Showing posts with label veterinary services. Show all posts
Showing posts with label veterinary services. Show all posts

Saturday 6 July 2024

Woman still in debt after £8,000 vet bill for bulldog

You don't want to be in this position where you are torn between the love of your companion animal, in this case a bulldog, and the heavy price that you have to pay with almost no end to forking out money, to fix a very expensive pet medical problem. This is what happens: veterinarians know that cat and dog owners will be very likely to fork out thousands of pounds for medical issues because of their tight emotional connection with their pets. The alternative is to euthanise the companion animal which is unthinkable to many people.

Vet bills are increasing and some dog breeds are inherently prone to chronic illness due to irresponsible breeding practices. Image: MikeB

In this instance, Roy the bulldog fell ill in September. His owner, Tracey Higgins immediately took him to the vet and after several trips the final bill has come to almost £8,200. All from savings and credit cards.

She lives in East London with her husband Kevin. Roy is seven years old. He began to vomit and lost weight quickly.

Initial tests cost £180 but the bill snowballed.

The veterinarian recommended that Roy stay for three nights in an animal hospital where more tests, scans and medications were administered. He was discharged from that hospital with a £3,500 bill at which point Tracey began to panic about the escalating costs. There was no guarantee he would get better but she said that: "We couldn't not have him treated. We are responsible for him and love him."

A part of Roy's small intestine was severely inflamed and over the next three months there were further tests and medications administered costing £3500 and after that further veterinary visits and tests racked up another £995.

As I said pet owners have no choice but to go down this black hole of veterinary costs sometimes with no end in sight.

In the UK, the price of veterinary care and other pet services has jumped about 40% since 2020 according to the Office for National Statistics.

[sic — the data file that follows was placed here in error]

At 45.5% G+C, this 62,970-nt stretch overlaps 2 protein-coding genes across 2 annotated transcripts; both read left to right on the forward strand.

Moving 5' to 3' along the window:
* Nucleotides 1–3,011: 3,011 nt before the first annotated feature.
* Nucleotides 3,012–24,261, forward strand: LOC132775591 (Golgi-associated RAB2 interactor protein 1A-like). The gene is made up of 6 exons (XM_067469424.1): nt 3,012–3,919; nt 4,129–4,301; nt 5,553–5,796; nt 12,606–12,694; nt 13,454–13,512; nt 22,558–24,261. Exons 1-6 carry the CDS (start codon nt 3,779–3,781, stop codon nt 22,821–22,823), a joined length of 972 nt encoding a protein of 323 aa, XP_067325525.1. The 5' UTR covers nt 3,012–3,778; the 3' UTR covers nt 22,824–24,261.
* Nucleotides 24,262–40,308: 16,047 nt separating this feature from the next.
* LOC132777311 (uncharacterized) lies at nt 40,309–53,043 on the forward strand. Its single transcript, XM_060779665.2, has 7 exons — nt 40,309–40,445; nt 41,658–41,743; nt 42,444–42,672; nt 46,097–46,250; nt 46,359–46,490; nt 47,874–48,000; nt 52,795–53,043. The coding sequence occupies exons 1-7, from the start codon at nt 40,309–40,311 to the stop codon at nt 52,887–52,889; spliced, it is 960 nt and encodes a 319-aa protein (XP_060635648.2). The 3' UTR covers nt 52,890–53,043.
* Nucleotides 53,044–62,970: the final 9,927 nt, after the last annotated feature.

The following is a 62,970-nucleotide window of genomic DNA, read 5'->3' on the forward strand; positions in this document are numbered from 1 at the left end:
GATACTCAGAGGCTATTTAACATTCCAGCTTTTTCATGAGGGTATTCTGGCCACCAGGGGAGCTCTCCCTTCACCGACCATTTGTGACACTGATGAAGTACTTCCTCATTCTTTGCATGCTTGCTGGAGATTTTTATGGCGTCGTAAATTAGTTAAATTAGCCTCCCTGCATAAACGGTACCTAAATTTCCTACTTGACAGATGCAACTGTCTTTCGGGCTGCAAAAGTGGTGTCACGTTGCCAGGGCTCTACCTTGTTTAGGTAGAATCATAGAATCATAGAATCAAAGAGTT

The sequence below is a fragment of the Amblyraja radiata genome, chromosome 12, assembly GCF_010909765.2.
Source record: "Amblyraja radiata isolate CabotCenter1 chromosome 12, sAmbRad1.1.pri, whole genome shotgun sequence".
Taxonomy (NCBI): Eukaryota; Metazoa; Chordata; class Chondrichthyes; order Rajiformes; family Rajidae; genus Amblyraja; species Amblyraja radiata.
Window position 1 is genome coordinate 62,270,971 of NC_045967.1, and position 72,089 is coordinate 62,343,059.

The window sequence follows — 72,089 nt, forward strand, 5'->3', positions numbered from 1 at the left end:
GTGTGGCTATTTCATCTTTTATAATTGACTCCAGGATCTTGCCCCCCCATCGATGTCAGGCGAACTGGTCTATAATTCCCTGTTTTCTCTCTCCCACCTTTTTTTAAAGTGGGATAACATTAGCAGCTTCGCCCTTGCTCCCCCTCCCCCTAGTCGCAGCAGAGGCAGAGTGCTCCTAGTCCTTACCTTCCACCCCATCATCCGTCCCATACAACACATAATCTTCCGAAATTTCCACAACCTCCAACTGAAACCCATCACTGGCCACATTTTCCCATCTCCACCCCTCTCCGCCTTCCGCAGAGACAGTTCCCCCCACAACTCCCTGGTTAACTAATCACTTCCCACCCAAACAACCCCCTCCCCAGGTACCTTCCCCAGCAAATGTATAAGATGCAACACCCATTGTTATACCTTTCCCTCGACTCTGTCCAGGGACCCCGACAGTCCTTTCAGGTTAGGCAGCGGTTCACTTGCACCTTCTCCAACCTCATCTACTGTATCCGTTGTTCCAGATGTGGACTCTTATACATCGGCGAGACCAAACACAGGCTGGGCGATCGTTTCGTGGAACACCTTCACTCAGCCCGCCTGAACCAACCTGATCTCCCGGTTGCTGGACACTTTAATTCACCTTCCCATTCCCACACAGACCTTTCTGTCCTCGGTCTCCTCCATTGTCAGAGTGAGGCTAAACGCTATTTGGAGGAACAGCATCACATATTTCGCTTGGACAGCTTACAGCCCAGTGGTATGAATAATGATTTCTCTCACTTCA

It's a huge dilemma and a great worry for many pet owners. Tracey Higgins had cancelled her pet insurance which cost £250 a month. That alone is a very heavy expense. It covered Roy and the couple's other dog Bonnie. She cancel the insurance policy six months before Roy fell ill.

The couple had regularly saved into an account for vet bills which had accrued £2,000 when Roy needed treatment. They raided other savings and used credit cards to pay the bill.

Higgins said that she was "shocked by the size of the bills and concerned by the ongoing treatment as the cost just kept building up. It was very expensive and we still have some of that debt hanging over us. But we are relieved he has come through it. In some respects it was money well spent because we still have Roy."

The Competition and Markets Authority are investigating the £2 billion vet industry because there are concerns about dramatically increased costs as mentioned and that pet owners are overpaying for medicines and being kept in the dark about the cost of treatments.

In addition, it's probably fair to say that the bulldog is an inherently unhealthy animal or perhaps I'm being unfair but the French bulldog for instance, is, in my estimation, the most unhealthy companion animal you can adopt. You can read about that by clicking on this link.

It's a double whammy effect with purebred dogs becoming less healthy because of inbreeding and veterinary bills becoming more expensive because they been bought up by big conglomerates who are trying to squeeze more profit out of what were independent veterinarians focusing on and prioritising medical health treatment rather than making a profit.